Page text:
|Troops wait in line for their turn to be rescued from the beach of Dunkirk|
One of the most widely-shared ones concerns the story of real-life Dunkirk hero James Campbell Clouston, a Canadian who grew up in Montreal and attended McGill University. Credited with saving close to 200,000 soldiers as German planes bombed the pier, he calmly ushered troops onto ships for five straight days. University of Ottawa professor Serge Durflinger reflects: "He's one of those great unsung Canadians who, in a pivotal moment in time, does extraordinary things, dies, and then goes completely forgotten."
After the release of the film this year, Clouston's son protested its lack of recognition of his father, saying that Kenneth Branagh's character should have had a Canadian accent and that his father warranted at least a mention in the credits. His efforts are being joined by other fellow Canadians who are lobbying Canada Post to issue a commemorative stamp, and for official government recognition of Clouston's role in the evacuation. War historian Jeffrey Street is also working on a book about Clouston.
|Ottawa resident Michael Zavacky has designed this image as a proposed stamp commemorating Clouston.|
Serge Durflinger elaborates: "Like clockwork, he would have 500 guys aboard in 45 minutes, and the vessel would take off. He had six to seven vessels lined up doing this all at the same time."
"After five straight days on the pier, Clouston went to England for a planning meeting. He could have stayed, but chose to return because close to 100,000 troops remained, and Clouston spoke French because of his Montreal upbringing. His 15-person motor launch was bombed on the way back, and he opted to stay with his crew instead of taking an early offer to be saved. He died along with 12 other crewmen of hypothermia, telling 'white lies' to the end to keep up spirits, one survivor recounted. He left a wife and two infant sons."
|CTV News Montreal|
According to the article, "Renee and Annie say they had been living with their parents in Antwerp, Belgium in the spring of 1940 when German forces invaded. Renee was 21 at the time; Annie was 17. Within days, the family decided to flee to Paris, but became trapped just across the French-Belgian in a town they'd never heard of before: Dunkirk. They spent the night in a small hotel, where Renee and Annie remember being so tired from the journey, they didn't hear a thing when German planes began bombarding the town. 'We woke up the next day and there was no roof on the hotel,' Renee told CTV Montreal. As the fighting between the Allies and German forces intensified, the locals of the town directed Renee and Annie's family to the beach where they had heard that French, English, and Belgian soldiers were being evacuated on ships that might be able to take along some civilians too.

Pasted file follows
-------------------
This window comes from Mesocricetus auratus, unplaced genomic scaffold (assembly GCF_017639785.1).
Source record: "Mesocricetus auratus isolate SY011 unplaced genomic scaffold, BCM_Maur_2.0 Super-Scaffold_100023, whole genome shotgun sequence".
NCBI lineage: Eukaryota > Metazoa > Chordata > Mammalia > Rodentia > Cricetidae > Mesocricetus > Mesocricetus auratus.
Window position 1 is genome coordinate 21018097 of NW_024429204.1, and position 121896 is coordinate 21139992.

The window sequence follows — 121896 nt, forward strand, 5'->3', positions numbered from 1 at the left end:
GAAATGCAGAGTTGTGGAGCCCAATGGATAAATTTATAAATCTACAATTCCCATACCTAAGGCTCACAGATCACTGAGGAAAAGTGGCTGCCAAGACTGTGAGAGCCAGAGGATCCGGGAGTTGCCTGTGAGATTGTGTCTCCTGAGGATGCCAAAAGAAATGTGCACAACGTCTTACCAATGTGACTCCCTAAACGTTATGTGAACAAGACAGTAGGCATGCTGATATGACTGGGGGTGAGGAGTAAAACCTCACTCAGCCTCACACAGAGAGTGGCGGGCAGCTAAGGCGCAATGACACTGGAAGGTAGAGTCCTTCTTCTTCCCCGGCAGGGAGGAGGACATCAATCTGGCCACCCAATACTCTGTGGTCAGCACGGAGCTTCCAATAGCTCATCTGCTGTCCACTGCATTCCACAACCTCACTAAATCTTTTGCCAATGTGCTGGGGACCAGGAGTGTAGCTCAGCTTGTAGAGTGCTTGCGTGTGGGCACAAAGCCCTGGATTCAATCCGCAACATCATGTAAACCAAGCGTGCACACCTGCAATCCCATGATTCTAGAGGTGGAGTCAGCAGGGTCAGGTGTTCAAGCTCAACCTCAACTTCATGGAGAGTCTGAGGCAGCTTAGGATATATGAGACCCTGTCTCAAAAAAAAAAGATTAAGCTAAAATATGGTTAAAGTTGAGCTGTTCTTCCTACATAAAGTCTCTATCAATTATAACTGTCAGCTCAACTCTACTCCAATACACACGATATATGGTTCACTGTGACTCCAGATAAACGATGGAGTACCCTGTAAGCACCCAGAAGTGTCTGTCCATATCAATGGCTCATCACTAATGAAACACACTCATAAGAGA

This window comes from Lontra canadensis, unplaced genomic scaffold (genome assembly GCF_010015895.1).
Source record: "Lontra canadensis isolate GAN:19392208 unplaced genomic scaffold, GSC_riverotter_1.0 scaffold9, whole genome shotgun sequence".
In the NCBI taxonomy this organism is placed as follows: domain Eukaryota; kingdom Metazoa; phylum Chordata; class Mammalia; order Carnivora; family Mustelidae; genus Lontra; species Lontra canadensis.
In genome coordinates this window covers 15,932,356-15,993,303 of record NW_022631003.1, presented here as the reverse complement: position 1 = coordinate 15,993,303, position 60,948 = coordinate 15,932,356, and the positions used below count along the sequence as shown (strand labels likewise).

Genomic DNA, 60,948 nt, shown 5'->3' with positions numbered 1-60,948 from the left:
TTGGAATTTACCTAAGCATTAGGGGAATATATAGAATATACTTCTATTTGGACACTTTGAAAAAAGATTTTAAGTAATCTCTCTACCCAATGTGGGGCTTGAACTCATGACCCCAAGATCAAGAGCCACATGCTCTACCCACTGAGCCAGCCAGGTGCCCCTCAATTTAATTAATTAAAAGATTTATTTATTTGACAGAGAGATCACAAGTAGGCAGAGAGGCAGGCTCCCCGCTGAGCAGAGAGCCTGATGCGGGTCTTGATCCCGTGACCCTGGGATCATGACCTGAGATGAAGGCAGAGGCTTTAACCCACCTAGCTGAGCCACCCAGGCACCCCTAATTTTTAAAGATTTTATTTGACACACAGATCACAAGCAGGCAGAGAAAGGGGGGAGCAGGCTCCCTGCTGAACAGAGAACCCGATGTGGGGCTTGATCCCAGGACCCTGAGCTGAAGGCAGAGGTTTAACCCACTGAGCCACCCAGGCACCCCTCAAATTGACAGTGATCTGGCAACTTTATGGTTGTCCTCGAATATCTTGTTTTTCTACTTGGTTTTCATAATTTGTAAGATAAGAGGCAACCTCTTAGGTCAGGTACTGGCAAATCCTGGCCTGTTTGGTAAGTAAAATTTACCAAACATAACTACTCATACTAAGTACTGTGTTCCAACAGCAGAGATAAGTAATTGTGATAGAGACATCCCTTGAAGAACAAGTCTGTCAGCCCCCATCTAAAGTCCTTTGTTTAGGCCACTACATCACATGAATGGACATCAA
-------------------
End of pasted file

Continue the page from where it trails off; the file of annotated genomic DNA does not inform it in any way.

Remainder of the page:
But, by the time the family reached the beach, the ships were already steaming away for England. As the family stood on the beach, watching the ships leave, they found themselves in serious danger. German forces were still raining bombs and bullets down onto the beach, and Renee and Annie and their parents were trapped in a 'No Man's Land.' They took cover on the sand dunes, as bullets flew over their heads. 'You think about yourself, not others. It's not nice, but you think at the moment, 'How can I survive?' Annie said. The four eventually escaped the fighting and the beach with the help of two British soldiers who came to the aid of the exhausted family. When the battle ended, Germany had seized control of France. So the family decided they had nowhere to go but back to Antwerp, Belgium. The journey had to be made on foot and took a full three weeks. The family managed to survive the rest of the war, thanks in large part to the French resistance. The sisters moved on with their lives and had families of their own. But they say the release of the film brought back memories of what they'd seen on the beach in those days."
Finally, to give your eyes a break, I highly recommend checking out this interview with Dunkirk veteran Ken Sturdy, who saw the film recently: http://globalnews.ca/tag/ken-sturdy/
Content credits to National Post, CTV News Montreal, and Global News. If you haven't seen the film yet, please do, and let's keep the conversation going!
Thanks for reading,
Delany (@DLeitchHistory on Twitter)